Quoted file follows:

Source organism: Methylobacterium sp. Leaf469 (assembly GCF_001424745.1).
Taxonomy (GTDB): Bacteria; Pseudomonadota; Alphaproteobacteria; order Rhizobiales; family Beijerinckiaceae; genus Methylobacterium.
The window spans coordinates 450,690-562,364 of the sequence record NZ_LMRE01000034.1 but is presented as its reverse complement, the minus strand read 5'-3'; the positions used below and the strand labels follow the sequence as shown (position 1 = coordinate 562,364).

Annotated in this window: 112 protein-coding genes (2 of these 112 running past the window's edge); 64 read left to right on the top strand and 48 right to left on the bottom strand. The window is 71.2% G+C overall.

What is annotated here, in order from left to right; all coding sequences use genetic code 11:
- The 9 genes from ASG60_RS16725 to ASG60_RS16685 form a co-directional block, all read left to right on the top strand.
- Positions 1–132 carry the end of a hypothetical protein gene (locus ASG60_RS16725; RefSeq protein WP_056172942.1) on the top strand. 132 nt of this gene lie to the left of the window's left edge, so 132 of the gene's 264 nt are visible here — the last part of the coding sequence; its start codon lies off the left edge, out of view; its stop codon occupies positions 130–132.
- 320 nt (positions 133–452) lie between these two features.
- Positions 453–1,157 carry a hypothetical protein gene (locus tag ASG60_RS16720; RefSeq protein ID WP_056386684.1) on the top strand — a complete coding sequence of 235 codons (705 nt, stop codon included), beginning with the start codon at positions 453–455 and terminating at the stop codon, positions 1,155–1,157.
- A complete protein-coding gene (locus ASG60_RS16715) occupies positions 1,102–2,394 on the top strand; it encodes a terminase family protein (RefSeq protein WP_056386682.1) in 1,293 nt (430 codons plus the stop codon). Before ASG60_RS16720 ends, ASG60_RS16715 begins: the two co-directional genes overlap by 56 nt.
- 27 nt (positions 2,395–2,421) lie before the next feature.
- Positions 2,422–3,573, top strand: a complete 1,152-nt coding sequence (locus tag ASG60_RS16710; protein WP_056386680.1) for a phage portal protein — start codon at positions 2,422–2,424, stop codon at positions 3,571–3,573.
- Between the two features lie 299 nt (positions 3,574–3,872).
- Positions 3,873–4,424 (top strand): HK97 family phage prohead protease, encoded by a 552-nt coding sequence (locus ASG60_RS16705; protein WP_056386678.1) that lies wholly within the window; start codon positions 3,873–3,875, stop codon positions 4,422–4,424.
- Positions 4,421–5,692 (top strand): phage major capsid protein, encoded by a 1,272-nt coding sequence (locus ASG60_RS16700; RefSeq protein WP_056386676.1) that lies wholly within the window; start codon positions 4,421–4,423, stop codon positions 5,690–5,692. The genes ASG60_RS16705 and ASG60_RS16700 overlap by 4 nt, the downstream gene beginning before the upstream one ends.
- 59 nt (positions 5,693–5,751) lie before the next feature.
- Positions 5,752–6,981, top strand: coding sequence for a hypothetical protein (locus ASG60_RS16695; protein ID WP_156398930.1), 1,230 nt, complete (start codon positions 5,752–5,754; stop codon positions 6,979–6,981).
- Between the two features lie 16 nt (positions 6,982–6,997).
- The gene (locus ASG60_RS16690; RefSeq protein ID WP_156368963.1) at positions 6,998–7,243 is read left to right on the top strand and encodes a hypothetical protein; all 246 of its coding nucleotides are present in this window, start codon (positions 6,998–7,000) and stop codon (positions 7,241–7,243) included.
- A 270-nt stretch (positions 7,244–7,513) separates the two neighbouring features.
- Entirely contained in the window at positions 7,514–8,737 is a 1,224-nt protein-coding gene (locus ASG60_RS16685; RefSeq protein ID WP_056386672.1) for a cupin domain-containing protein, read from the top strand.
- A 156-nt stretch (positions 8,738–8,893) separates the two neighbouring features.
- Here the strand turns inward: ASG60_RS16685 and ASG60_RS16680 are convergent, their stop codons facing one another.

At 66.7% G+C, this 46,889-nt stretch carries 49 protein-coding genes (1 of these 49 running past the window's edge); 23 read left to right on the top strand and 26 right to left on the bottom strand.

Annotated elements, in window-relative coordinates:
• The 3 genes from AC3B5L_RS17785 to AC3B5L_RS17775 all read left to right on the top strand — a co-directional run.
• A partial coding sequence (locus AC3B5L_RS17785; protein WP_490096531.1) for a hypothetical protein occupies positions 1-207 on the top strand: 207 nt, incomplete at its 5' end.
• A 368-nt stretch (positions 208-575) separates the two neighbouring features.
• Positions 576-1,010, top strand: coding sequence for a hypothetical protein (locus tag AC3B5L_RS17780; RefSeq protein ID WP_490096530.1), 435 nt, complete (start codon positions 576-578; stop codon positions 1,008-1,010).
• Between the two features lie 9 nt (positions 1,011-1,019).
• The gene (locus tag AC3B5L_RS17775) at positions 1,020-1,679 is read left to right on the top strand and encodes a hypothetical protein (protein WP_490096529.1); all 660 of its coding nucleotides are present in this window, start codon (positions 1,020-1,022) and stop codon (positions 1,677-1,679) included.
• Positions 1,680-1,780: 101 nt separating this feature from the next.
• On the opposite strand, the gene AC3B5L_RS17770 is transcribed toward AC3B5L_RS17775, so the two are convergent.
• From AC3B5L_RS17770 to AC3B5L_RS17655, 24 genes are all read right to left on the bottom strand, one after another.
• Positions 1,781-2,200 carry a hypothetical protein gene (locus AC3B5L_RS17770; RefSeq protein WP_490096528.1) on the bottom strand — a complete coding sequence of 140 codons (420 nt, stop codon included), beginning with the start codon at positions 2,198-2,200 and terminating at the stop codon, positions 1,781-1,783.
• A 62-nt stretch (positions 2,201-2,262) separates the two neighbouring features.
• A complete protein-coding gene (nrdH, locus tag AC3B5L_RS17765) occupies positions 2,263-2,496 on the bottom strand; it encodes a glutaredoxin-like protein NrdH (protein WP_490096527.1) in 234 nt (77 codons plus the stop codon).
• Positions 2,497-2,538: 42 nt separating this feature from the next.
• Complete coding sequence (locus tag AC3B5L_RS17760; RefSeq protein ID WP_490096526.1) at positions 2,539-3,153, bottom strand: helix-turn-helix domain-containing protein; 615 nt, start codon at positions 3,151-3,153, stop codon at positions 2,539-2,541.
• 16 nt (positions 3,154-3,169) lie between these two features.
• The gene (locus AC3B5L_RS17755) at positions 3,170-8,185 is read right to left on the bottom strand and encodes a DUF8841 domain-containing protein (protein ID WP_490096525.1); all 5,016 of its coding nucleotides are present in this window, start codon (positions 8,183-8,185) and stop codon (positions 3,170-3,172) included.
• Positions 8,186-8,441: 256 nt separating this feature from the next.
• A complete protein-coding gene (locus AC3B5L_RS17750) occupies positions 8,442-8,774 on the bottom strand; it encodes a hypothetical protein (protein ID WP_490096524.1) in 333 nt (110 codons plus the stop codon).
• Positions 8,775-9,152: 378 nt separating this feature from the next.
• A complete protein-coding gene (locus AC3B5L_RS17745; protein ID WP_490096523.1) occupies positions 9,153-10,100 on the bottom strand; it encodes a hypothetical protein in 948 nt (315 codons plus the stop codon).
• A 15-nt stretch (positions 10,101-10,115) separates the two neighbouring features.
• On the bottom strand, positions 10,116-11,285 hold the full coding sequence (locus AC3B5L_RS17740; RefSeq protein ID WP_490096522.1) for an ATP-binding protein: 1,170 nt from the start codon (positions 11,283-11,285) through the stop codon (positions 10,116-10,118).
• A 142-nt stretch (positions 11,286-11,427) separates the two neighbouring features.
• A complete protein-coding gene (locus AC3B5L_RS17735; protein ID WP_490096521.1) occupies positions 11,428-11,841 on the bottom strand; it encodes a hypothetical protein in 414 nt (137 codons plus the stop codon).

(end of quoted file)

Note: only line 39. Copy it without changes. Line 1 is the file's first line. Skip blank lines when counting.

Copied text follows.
• Complete coding sequence (locus tag AC3B5L_RS17760; RefSeq protein ID WP_490096526.1) at positions 2,539-3,153, bottom strand: helix-turn-helix domain-containing protein; 615 nt, start codon at positions 3,151-3,153, stop codon at positions 2,539-2,541.